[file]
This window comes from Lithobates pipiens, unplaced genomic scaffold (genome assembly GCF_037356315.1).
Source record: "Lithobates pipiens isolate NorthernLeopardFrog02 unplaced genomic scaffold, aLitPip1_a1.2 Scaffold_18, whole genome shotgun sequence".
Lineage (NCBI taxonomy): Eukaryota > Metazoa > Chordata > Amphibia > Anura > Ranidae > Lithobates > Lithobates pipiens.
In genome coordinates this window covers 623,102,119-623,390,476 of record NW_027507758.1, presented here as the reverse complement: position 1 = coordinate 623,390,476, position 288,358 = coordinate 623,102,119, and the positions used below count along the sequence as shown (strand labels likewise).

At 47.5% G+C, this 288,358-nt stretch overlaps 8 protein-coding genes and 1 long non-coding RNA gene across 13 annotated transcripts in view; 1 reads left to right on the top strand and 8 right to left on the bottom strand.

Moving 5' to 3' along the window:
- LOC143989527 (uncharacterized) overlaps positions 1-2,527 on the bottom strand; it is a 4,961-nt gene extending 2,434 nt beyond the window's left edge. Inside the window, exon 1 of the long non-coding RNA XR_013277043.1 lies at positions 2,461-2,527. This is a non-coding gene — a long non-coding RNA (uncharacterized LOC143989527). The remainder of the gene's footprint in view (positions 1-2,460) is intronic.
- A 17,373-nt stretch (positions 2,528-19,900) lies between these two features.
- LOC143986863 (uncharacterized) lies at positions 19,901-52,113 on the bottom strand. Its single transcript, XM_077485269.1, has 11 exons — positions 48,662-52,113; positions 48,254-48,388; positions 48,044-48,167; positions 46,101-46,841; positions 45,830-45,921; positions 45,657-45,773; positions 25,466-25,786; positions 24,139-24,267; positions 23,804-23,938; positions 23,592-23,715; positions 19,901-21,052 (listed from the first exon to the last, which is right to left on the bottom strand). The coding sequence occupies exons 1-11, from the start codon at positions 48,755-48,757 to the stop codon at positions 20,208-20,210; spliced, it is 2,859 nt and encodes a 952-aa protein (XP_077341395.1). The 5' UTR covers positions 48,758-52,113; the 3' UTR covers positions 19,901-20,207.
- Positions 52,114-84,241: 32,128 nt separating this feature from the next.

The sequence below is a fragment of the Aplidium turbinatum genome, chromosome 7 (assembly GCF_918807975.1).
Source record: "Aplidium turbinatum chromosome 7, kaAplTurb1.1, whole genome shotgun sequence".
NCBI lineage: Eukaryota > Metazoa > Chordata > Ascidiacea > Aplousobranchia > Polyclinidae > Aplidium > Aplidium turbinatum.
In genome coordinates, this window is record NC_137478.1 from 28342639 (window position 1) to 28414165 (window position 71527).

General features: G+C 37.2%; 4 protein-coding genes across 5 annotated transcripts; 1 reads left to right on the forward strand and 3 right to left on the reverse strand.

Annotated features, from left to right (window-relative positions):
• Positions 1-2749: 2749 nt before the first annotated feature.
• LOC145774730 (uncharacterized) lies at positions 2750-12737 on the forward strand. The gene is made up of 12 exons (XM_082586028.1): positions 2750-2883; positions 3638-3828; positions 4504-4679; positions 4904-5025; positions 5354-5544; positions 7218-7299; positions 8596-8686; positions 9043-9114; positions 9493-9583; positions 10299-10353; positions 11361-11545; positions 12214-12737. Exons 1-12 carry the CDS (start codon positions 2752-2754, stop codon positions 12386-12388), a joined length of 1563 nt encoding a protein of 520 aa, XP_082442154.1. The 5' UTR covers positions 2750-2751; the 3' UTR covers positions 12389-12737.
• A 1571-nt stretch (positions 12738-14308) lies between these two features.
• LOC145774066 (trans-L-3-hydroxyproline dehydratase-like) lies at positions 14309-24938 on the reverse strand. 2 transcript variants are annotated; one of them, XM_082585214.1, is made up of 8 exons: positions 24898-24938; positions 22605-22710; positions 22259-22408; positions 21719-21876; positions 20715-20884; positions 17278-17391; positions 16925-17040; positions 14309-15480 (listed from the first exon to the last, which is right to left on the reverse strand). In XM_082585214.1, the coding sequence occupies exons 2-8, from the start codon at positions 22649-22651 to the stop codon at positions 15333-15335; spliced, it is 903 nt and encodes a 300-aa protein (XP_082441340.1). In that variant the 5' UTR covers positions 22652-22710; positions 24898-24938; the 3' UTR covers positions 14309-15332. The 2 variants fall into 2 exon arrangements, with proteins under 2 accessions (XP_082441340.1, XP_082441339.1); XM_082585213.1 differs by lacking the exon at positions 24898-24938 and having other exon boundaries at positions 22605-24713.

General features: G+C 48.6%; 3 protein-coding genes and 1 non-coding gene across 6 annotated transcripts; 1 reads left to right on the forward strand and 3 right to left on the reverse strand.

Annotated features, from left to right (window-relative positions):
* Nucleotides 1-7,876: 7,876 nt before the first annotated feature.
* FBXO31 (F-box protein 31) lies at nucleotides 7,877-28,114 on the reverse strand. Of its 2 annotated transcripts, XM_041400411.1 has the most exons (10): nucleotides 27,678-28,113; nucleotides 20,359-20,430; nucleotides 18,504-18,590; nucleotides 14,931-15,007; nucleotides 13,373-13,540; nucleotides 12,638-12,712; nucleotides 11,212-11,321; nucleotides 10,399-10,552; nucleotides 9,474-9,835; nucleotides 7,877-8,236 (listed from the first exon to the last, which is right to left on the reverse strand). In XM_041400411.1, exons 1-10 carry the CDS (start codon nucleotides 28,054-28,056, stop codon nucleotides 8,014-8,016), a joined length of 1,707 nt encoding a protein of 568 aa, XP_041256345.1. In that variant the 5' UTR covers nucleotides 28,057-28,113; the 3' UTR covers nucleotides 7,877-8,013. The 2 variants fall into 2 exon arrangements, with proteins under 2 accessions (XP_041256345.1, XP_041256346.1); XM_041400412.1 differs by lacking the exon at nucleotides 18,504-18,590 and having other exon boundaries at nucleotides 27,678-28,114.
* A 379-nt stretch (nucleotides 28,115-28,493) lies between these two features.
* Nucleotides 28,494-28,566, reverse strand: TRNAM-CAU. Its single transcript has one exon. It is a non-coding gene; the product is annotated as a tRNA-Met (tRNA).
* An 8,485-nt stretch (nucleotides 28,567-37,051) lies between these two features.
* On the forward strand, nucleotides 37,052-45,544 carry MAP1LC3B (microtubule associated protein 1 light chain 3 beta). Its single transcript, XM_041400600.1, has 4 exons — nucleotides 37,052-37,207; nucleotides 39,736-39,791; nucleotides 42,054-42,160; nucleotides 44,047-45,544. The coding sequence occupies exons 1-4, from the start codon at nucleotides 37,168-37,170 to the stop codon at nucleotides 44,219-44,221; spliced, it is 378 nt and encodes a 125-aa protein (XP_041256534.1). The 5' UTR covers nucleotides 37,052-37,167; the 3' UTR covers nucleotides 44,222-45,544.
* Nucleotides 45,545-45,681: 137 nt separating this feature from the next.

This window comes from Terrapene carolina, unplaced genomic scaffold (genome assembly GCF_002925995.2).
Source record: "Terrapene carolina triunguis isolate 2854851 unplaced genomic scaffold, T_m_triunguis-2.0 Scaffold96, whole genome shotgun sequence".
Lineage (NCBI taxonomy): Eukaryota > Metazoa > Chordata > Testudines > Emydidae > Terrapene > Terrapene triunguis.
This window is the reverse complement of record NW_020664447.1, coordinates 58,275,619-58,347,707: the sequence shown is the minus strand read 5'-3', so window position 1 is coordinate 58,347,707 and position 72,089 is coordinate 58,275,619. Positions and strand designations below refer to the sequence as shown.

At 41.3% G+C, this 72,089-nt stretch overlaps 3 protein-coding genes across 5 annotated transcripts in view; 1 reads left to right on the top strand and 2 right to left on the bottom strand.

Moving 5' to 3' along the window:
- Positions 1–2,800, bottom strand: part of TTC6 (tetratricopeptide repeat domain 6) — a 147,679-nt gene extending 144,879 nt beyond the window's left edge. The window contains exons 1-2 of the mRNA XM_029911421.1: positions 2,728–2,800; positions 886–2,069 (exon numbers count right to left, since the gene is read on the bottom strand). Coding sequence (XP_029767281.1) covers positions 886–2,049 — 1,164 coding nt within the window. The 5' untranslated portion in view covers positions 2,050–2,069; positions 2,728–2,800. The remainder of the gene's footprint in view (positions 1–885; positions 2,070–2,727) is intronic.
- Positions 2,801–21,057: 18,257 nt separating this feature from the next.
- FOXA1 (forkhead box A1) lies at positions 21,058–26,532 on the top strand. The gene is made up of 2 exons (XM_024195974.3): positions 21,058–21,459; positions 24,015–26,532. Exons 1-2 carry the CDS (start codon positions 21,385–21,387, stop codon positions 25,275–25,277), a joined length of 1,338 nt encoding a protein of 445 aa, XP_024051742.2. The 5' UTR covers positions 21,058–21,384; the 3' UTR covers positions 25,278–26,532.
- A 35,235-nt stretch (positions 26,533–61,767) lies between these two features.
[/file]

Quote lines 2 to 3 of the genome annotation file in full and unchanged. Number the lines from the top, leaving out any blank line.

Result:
Source record: "Lithobates pipiens isolate NorthernLeopardFrog02 unplaced genomic scaffold, aLitPip1_a1.2 Scaffold_18, whole genome shotgun sequence".
Lineage (NCBI taxonomy): Eukaryota > Metazoa > Chordata > Amphibia > Anura > Ranidae > Lithobates > Lithobates pipiens.